SOME/ART : GRAVICELLS BY SEIKO MIKAMI & SOTA ICHIKAWA
“What we call ‘interface’ in the context of computer technology already exists within us: a network that mediates our subjectivity, that synthesizes what we perceive and the world that is perceived.”
- Seiko Mikami (Molecular Informatics, 2004)
‘Gravicells’, is a media art installation that alters the psyche through a technologized environment in which “the sense of perception is suspended” (Kashino, 2004). Seiko Mikami and Sota Ichikawa’s collective work deciphers the inherent human sensorial experience, allowing us to interact with our own senses as they enter our consciousness.
Here, the interface is a sector of infinite space in which the participant’s sense of equilibrium and perception of gravity are visualized by continuous calculations. A combination of GPS tracking, geometrical mapping and an underfloor water pressure system, form a three-dimensional medium in which the mass of an object and its gravitational effect are indicated by a distortion of the space. This hybrid of digital and analogue data is supported by visual scanning, LED lighting and sound dynamics to create a kinetic artwork that is informed by the participants’ interactions with the space and with each other.
The term ‘gravicells’ refers to the effect of gravity on our biological cells, as well as the physical space that is created. This sixth consciousness of directivity (up and down, left and right) ascertains our personal emotions, religious beliefs political views, even the function of our organs and the cells of each living thing. The elderly lose balance due to a weakened sensibility of the inner ear, through which an artificial implant can restore their sense of equilibrium. This work has both biological and sociological implications in which our spirits are expressed or bound by the laws of gravity.
Sota Ichikawa observes space from the individual’s perspective using pseudocoding: a form of programming that applies the structural foundations of computer algorithms to human functionalities. He challenges corrective devices through his unique understanding of space from the Polar axis of the individual, rather than the typified Cartesian planes of architectural practices. This unique methodology reveals the symbiotic device of gravity in which “our senses are not direct products of nature, but of modern society and its power formation” (Kosho, 2004).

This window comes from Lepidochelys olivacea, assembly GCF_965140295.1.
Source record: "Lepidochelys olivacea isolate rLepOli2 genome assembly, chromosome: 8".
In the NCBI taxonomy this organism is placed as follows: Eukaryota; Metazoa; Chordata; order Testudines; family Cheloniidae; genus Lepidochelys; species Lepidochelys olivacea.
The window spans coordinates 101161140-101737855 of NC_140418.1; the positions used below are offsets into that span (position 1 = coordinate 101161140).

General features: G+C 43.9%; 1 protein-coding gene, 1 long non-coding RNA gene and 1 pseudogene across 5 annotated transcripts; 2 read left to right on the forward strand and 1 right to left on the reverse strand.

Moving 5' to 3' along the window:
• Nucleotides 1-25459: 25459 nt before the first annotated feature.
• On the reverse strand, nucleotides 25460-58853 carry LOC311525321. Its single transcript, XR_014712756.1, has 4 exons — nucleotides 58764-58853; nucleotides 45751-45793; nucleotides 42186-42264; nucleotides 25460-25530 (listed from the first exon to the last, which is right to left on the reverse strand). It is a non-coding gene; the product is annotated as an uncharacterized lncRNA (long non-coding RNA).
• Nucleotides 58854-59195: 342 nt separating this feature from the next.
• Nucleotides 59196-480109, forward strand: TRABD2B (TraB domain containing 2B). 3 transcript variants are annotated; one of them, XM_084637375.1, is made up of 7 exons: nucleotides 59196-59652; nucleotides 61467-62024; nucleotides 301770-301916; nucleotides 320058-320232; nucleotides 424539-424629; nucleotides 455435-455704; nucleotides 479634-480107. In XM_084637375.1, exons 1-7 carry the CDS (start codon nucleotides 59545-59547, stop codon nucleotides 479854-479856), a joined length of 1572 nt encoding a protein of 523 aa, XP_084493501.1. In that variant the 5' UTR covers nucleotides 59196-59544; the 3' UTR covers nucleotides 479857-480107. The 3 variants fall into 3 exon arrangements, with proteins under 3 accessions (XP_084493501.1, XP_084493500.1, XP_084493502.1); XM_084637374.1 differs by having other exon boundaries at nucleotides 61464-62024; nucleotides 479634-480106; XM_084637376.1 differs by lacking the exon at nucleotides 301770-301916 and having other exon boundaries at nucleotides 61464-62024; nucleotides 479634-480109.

Seiko Mikami’ s artistic endeavours were influenced by 18th century German philosopher, Immanuel Kant and his doctrines of space and time, and of synthesis. Kant’s Synthesis of Apprehension in Intuition (1781) states that our perceptions are inextricably linked: “every intuition contains in itself a manifold: for each representation, as it is contained in a single moment, can never be anything but absolute unity”. Mikami’s media installations transmit a parallel universe that recontextualise Kant’s philosophies of cognitive science.
“We know very little, if not nothing, of the human body and it workings…
My role as an artist is not to express an idea or opinions about a certain thing (or the world), but to construct an alternative environment where the human body and technology can interact.”
- Seiko Mikami (Molecular Informatics, 2004)
Mikami subverts philosophical constructs by decoding the mind: showing how it puts new information into context. She describes this state of mind as a ghost or double of humans, known as a Geist, which is experienced through “a virtual apperception, namely a mechanism of feedback or self-reference of communicating with the I” (Mikami, 2004).
Her work explores the uncharted space that lies between the conscious and unconscious mind. The cerebral links of our brains are reexamined as we enter a new state and our perceptions of reality are transformed. Mikami (2004) expresses that our individual senses “are very much blurred and their peripheries vague…it is possible for the ear to see, for the nose to hear, and for the eye to touch”.
Seiko Mikami sadly passed away last year after she suddenly became ill with cancer. Sota Ichikawa expresses his deepest respect for her:
“I've been a big fan of Seiko Mikami's later work since Molecular Informatics. Those are of a modest minimal look, which have complexity, technology and meaning behind. They define one kind of beauty. My contribution was just a small role, but it was an irreplaceable experience and remains part of my creative viewpoint. She is the one, the artist who has magnetic field with strong gravity to make unique events happen. That field: her influence, is still there, and sustains.”
In Berlin, the ‘Gravicells’ exhibit was housed in a large room, in which some participants observed from afar and likened the space to a temple. This moment elucidates Kant’s Transcendental Aesthetic in which “the mind-independent world does not come located in a spatial or a temporal matrix: it is the mind that organizes this ‘manifold of raw intuition’ spatially and temporally” (Stanford, 2013). Here, the metaphysical space provides an insight into the invisible forces and interactions that create our everyday existence. Seiko Mikami’s legacy lies within her composition of subliminal realms that bestow the complex beauty of the human condition.
A special thank you to Sota Ichikawa at doubleNegatives Architecture and Emiko Akasaka at the InterCommunication Center in Tokyo – for all your assistance and for your kind spirit.
Text by Luke O'Neill | S/TUDIO